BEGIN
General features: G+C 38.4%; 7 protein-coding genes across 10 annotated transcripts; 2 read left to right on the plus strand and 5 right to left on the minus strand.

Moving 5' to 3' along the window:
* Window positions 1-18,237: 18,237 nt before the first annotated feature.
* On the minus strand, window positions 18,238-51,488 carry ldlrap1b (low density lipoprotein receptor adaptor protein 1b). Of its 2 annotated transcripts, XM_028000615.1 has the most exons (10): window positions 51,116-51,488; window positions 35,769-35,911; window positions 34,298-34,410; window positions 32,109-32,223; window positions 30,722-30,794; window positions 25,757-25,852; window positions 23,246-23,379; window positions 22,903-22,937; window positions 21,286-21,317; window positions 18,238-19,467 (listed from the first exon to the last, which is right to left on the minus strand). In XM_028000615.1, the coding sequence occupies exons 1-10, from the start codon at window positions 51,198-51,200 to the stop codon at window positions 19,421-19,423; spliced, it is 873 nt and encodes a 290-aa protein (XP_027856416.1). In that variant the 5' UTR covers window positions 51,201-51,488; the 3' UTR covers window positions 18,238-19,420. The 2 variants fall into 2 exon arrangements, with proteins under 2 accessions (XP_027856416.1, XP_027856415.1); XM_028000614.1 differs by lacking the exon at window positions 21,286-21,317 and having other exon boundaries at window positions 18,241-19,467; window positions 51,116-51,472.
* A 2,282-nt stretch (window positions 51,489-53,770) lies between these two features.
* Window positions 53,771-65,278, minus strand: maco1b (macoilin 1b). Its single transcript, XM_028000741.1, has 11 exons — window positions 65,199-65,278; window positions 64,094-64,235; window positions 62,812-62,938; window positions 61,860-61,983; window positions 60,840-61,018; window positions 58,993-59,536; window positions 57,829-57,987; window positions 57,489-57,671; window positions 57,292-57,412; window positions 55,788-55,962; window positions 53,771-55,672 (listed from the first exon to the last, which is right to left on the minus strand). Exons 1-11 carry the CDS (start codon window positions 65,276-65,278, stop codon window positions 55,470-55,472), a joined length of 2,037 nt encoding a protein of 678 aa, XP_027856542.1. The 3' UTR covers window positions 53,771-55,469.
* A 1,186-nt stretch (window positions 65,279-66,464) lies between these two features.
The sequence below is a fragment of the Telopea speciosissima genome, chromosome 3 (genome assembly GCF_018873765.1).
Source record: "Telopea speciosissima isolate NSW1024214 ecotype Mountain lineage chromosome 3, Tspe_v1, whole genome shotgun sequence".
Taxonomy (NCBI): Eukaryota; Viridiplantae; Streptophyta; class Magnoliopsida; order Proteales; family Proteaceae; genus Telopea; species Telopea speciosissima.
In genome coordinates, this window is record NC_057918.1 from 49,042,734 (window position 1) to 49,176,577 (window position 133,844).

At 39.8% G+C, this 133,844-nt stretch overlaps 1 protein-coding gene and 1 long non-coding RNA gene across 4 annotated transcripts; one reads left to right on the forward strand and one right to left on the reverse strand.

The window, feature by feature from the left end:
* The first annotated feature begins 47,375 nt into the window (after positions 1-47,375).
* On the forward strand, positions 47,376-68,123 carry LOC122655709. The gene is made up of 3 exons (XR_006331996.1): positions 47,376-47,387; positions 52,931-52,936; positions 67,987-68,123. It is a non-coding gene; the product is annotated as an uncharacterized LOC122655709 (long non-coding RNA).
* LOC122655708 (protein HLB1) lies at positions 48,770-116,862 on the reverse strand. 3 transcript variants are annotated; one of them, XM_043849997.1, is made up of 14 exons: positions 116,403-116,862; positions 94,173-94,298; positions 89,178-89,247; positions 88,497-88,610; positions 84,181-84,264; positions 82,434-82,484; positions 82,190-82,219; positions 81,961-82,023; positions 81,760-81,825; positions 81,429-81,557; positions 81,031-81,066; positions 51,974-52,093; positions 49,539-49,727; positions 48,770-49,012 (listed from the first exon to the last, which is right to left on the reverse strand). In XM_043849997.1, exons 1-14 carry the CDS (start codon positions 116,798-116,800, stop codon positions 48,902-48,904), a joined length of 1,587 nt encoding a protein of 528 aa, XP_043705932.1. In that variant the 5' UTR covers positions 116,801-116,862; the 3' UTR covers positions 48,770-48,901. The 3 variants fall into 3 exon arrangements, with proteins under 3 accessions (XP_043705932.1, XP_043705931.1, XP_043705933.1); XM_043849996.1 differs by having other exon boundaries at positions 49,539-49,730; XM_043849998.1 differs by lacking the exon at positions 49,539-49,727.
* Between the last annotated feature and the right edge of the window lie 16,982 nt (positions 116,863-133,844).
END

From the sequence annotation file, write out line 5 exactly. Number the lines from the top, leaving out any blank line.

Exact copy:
* A 2,282-nt stretch (window positions 51,489-53,770) lies between these two features.